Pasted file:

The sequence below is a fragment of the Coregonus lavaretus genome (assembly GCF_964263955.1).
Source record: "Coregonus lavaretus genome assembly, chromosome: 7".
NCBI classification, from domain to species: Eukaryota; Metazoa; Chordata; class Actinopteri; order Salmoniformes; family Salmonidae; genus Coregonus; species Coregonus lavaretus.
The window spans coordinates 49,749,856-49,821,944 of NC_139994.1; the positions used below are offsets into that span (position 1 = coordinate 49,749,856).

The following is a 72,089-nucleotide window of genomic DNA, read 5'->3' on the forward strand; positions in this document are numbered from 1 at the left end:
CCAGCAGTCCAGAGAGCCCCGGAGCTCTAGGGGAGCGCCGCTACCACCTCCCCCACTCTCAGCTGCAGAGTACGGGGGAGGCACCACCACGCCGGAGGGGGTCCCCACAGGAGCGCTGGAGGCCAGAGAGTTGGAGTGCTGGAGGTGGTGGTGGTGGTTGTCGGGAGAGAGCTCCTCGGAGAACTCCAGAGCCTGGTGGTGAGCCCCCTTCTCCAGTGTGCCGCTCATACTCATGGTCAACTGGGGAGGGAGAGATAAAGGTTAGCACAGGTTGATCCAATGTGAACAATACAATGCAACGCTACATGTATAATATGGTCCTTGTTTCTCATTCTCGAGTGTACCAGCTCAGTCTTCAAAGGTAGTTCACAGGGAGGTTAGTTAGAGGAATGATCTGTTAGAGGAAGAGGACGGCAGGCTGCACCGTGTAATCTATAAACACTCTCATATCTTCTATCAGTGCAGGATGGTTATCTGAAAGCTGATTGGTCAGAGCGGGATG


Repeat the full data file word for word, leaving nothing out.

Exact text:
The sequence below is a fragment of the Coregonus lavaretus genome (assembly GCF_964263955.1).
Source record: "Coregonus lavaretus genome assembly, chromosome: 7".
NCBI classification, from domain to species: Eukaryota; Metazoa; Chordata; class Actinopteri; order Salmoniformes; family Salmonidae; genus Coregonus; species Coregonus lavaretus.
The window spans coordinates 49,749,856-49,821,944 of NC_139994.1; the positions used below are offsets into that span (position 1 = coordinate 49,749,856).

The following is a 72,089-nucleotide window of genomic DNA, read 5'->3' on the forward strand; positions in this document are numbered from 1 at the left end:
CCAGCAGTCCAGAGAGCCCCGGAGCTCTAGGGGAGCGCCGCTACCACCTCCCCCACTCTCAGCTGCAGAGTACGGGGGAGGCACCACCACGCCGGAGGGGGTCCCCACAGGAGCGCTGGAGGCCAGAGAGTTGGAGTGCTGGAGGTGGTGGTGGTGGTTGTCGGGAGAGAGCTCCTCGGAGAACTCCAGAGCCTGGTGGTGAGCCCCCTTCTCCAGTGTGCCGCTCATACTCATGGTCAACTGGGGAGGGAGAGATAAAGGTTAGCACAGGTTGATCCAATGTGAACAATACAATGCAACGCTACATGTATAATATGGTCCTTGTTTCTCATTCTCGAGTGTACCAGCTCAGTCTTCAAAGGTAGTTCACAGGGAGGTTAGTTAGAGGAATGATCTGTTAGAGGAAGAGGACGGCAGGCTGCACCGTGTAATCTATAAACACTCTCATATCTTCTATCAGTGCAGGATGGTTATCTGAAAGCTGATTGGTCAGAGCGGGATG